Over the course of the COVID-19 pandemic, the BC Pharmacy Association heard from many pharmacy teams about the innovative solutions they have developed to keep serving patients. Pharmacy, like virtually every sector, has been tremendously affected by the pandemic.
From ensuring Canadians have adequate access to medications to serving as a front-line health-care resource for the public, pharmacists have stepped up to do their part in COVID-19.
Here at the BC Pharmacy Association, we developed these videos to show off the many positive contributions pharmacists are making right now for their communities.
Definitely feeling the pressure. We’re a busy pharmacy but the demand has almost doubled to tripled. Because we are open shorter hours now, everything goes from a 16 hour day to a 12 hour day. So the demand stays the same. You have to do all that work in a much more compressed time. Luckily, my team has absorbed the pressure a lot. One of the things we’re working very hard on is to manage the mental health of our staff, who are working long hours without a break.
Some staff are working 15 to 16 days in a row. For them to get home at 10 o’clock at night and be back at work at 6 in the morning, it’s tough for family. It’s tough for them. We work very hard in trying to make sure everybody has an avenue to look after their mental health, and we do check-ins as well.
What are pharmacies doing to ensure staff are protected while they work?
Everybody here has got a family and kids and spouses and are stressed not only about working, but about their health as well. We have sufficient masks now and gloves, hand sanitizer, wipes, all of that, so my staff can feel safe at their job.
What you see here is the combination of a lot of people working very hard to make this happen. It looks like it happened overnight, but this has been weeks ongoing.
How have pharmacies met the increased demand for medications during the COVID-19 pandemic?
Pharmacists are the only profession where you can walk in and see the pharmacist immediately. We explain to our customers that medication supply lines are shorted. We order 72 of something and get in two. So what we’re doing is we’re obviously restricting people for their quantities. This is appropriate for the current situation. We just want to make sure everybody gets enough medication to last them. We’re surely going to make it as comfortable for everybody as possible.
People need these medications. People need us to be here. But there are moments; sometimes when you have that patient that calls and says “I’ve been told to self-isolate,” but they need their meds, so we have to run it out to the curb for them. And we kind of look at each other, who wants to take this one?
These masks only give us so much protection. What if I am encountering someone who is asymptomatic and then I become an asymptomatic carrier and then I bring it home? I don’t know.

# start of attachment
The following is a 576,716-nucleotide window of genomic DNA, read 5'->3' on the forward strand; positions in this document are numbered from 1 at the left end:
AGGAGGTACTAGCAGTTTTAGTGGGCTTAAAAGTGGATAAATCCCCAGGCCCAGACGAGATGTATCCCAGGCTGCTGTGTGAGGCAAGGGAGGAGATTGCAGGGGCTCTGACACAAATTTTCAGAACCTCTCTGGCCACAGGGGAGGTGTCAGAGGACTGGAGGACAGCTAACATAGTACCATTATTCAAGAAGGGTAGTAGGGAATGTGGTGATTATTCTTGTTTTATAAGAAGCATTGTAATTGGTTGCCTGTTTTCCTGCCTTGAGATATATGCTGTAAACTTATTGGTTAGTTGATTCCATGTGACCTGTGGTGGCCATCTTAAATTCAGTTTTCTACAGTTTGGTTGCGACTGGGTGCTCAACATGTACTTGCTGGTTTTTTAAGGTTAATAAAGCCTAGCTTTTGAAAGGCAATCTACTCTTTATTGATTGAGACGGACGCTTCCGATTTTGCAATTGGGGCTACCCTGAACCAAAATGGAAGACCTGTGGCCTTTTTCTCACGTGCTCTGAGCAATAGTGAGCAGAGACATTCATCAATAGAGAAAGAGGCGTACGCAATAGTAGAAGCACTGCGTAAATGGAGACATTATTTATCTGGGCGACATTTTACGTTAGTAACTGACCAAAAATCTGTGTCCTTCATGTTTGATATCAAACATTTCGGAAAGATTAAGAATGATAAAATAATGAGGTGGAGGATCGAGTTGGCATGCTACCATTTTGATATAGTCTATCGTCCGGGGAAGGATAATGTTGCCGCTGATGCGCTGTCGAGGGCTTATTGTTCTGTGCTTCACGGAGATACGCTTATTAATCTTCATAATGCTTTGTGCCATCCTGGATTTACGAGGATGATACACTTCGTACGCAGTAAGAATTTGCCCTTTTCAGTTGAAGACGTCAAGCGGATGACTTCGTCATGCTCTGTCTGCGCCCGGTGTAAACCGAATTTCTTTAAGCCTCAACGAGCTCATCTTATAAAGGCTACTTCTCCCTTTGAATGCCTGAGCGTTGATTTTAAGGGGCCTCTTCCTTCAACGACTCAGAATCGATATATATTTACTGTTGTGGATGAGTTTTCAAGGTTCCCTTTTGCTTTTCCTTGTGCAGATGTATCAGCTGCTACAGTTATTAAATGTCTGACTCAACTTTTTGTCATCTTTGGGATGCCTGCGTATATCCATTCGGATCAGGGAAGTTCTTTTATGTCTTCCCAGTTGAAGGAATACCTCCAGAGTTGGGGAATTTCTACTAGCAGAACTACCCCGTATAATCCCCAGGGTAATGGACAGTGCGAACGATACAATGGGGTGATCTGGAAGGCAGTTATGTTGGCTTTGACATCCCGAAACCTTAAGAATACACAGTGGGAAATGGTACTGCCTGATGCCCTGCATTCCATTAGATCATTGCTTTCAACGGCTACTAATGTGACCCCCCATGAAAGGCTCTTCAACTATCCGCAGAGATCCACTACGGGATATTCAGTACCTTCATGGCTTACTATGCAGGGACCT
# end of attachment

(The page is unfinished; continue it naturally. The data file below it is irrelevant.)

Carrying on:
I think one thing we are doing that a lot of people are appreciative of, is we have implemented delivery service. This is something we had looked at but it’s expensive to get them out. It’s going out to you. We are absorbing that cost.
My kids are trained, you don’t touch mommy until she’s gone through the shower. And my husband says to me, “I don’t want you getting sick, you should consider resigning.” And I looked at him. Are you kidding me? No!
How has the pandemic affected the pharmacy’s patients?
We do have a really nice, understanding, group of patients. Everybody wants that three-month supply, but there are so many factors that go into the decision to encourage people to limit their supplies to 30 days at a time. A) We can’t always do it because we’re being limited on what we can order in from distributors. B) It’s also just that feeling of, let’s take care of the whole community. Let’s make sure everybody has the medications they need, not just one person for three months, but three people for at least a whole month.
How has the pandemic affected pharmacies financially?
It’s still a business. We rely a lot on the business on the other side of the counter to keep us going. Without the foot traffic, that goes. I have reduced my own hours because I know some of my staff need the paycheque more than me. It doesn’t matter. I’m still available. I don’t care I’m not getting paid, people need their meds. Especially because we do a lot of pain medication compounding, people need that stuff.
The staff have been great. We want to keep the team together so a lot of them have agreed to use their vacation time to go nowhere. If we don’t go to work, we’re not here, and you don’t get your meds. The idea is, we get through this together as a unit, and nobody has to lose their job. That’s our goal.
Christine Cheng is a member of the BC Pharmacy Association and a pharmacist at Cloverdale Pharmasave